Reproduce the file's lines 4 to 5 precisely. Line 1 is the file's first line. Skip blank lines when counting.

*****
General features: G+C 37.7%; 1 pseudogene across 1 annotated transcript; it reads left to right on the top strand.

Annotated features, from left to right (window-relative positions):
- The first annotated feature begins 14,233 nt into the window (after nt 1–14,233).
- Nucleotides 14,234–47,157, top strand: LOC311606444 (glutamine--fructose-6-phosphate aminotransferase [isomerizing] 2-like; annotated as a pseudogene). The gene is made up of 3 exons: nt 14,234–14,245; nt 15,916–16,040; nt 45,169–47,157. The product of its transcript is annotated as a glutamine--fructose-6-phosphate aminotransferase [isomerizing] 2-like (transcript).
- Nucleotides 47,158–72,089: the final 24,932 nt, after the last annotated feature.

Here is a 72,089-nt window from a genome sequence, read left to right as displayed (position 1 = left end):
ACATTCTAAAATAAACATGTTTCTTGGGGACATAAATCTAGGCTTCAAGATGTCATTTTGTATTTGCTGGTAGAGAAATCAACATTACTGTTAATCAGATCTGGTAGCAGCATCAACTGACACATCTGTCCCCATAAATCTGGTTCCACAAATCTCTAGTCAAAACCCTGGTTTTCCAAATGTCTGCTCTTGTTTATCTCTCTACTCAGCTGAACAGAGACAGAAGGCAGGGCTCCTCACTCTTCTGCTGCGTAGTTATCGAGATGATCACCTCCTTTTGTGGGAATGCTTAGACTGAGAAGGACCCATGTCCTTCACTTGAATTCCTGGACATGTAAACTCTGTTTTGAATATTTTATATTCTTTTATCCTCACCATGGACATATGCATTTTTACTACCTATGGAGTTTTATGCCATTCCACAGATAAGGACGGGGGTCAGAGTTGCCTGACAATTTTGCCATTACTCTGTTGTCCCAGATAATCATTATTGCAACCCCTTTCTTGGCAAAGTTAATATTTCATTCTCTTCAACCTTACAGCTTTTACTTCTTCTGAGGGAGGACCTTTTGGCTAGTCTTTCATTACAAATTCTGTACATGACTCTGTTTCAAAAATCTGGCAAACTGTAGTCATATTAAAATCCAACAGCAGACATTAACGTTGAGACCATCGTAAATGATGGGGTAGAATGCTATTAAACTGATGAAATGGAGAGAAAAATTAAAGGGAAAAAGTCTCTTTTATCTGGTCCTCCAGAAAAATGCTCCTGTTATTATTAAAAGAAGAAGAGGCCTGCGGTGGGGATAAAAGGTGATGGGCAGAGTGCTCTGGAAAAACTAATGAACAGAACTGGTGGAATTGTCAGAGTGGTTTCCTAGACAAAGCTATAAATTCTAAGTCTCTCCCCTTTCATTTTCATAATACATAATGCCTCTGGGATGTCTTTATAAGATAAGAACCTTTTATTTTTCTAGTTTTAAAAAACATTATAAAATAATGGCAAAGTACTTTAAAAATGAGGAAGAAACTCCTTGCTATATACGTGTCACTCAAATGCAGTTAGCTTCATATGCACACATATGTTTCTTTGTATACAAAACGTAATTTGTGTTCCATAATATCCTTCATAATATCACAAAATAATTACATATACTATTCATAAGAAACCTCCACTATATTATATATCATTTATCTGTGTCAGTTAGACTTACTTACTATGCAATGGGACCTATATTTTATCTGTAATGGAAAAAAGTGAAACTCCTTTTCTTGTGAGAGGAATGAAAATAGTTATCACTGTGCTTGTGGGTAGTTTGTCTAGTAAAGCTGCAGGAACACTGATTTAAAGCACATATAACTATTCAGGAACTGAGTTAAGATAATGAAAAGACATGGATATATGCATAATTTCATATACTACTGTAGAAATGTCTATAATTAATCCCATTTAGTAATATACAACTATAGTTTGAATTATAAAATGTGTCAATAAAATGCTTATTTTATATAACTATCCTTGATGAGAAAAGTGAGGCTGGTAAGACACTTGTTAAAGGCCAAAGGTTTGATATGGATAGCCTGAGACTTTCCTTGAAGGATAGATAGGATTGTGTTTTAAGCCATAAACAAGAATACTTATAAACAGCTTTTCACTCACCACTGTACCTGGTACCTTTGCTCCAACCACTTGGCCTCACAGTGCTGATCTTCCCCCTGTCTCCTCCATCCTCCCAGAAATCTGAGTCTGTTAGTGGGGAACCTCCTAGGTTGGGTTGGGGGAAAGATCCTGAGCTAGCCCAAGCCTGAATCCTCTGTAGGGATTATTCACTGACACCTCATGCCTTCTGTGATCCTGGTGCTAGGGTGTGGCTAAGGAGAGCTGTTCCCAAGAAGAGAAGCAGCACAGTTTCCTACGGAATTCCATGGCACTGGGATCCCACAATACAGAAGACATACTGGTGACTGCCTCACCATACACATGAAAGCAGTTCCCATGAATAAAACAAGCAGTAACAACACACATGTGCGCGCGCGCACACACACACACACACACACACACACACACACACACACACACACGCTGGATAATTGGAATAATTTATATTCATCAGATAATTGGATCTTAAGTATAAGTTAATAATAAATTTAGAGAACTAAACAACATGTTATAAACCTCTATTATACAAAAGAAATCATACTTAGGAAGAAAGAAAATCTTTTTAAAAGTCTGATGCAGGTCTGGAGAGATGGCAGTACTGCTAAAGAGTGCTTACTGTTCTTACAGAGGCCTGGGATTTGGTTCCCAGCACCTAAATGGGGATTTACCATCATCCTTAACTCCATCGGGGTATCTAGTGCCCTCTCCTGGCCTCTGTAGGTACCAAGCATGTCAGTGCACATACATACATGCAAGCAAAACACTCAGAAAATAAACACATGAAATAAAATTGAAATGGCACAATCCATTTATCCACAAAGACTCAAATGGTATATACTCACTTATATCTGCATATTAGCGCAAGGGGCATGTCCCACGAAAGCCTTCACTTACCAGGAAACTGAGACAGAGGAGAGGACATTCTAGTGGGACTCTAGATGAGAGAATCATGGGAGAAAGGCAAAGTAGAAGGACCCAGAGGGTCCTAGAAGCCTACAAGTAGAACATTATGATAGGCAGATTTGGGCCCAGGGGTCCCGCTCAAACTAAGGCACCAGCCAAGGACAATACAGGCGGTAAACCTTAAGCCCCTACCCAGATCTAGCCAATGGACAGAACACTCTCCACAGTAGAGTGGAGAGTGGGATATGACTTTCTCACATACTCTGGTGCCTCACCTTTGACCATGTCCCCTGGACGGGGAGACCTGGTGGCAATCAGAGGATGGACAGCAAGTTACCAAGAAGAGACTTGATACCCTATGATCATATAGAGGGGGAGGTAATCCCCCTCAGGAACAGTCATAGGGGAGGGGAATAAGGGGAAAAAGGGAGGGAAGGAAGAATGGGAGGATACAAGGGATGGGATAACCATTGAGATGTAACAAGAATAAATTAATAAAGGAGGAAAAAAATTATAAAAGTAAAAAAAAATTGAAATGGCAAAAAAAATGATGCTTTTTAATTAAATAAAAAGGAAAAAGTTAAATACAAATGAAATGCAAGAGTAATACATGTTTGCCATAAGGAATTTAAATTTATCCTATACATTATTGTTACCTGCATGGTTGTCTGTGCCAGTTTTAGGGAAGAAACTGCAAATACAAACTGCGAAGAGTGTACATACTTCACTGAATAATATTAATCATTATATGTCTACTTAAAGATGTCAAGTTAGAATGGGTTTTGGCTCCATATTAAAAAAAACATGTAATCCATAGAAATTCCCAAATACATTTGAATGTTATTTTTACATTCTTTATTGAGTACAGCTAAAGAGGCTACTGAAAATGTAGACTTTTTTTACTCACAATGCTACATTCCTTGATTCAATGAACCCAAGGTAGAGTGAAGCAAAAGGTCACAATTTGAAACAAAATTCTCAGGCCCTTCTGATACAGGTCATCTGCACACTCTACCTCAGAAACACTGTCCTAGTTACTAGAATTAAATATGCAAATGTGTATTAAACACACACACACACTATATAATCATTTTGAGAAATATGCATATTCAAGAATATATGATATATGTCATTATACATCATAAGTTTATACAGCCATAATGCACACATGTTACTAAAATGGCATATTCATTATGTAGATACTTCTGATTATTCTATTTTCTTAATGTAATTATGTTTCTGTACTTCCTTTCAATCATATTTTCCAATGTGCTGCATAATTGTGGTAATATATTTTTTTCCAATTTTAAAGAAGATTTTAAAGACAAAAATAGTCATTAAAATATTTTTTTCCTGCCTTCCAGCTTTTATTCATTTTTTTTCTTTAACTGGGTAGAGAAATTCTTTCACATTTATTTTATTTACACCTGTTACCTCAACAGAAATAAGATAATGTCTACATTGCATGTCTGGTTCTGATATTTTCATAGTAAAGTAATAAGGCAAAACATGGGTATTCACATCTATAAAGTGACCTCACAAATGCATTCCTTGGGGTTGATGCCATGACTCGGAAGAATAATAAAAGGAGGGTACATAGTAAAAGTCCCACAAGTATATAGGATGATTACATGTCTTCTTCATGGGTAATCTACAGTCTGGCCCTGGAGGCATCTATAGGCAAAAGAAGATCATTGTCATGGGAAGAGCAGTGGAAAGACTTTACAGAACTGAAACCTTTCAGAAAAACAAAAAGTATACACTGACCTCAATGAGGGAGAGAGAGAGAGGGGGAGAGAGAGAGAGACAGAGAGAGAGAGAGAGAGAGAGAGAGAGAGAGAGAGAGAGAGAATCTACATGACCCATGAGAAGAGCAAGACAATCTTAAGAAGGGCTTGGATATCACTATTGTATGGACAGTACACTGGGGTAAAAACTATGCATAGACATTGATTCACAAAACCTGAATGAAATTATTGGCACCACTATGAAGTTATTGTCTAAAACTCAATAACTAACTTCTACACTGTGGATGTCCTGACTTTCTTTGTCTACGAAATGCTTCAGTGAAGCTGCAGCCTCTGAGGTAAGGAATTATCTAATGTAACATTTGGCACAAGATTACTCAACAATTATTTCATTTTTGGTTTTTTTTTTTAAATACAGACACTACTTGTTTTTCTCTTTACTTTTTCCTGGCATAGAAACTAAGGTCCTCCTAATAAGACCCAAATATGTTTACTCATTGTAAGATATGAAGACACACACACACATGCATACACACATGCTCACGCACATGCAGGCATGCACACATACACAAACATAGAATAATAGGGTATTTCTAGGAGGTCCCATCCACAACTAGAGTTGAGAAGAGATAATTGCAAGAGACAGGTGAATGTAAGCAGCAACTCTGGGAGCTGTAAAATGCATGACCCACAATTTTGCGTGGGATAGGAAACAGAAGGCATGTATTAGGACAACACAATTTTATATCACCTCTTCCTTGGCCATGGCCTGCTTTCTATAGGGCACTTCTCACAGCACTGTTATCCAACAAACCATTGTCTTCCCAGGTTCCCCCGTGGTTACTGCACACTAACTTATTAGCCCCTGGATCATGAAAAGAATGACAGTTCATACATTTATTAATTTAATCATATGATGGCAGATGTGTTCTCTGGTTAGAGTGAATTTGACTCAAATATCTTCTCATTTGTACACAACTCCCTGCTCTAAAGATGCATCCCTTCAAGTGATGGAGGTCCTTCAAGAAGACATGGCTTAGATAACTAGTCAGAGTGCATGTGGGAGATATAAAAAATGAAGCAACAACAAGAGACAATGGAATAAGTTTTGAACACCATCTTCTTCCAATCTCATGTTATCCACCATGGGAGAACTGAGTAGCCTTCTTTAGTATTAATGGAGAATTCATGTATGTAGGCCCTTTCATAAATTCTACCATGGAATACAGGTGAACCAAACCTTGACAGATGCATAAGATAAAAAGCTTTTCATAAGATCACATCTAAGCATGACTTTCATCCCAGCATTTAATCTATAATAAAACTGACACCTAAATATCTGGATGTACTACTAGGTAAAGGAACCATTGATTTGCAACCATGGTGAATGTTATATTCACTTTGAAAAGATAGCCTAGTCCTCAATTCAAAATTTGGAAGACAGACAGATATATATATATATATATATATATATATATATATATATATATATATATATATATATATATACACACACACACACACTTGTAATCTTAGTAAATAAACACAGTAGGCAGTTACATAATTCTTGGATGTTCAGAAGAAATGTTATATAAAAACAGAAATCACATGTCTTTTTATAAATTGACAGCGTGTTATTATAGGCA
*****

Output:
- Nucleotides 14,234–47,157, top strand: LOC311606444 (glutamine--fructose-6-phosphate aminotransferase [isomerizing] 2-like; annotated as a pseudogene). The gene is made up of 3 exons: nt 14,234–14,245; nt 15,916–16,040; nt 45,169–47,157. The product of its transcript is annotated as a glutamine--fructose-6-phosphate aminotransferase [isomerizing] 2-like (transcript).
- Nucleotides 47,158–72,089: the final 24,932 nt, after the last annotated feature.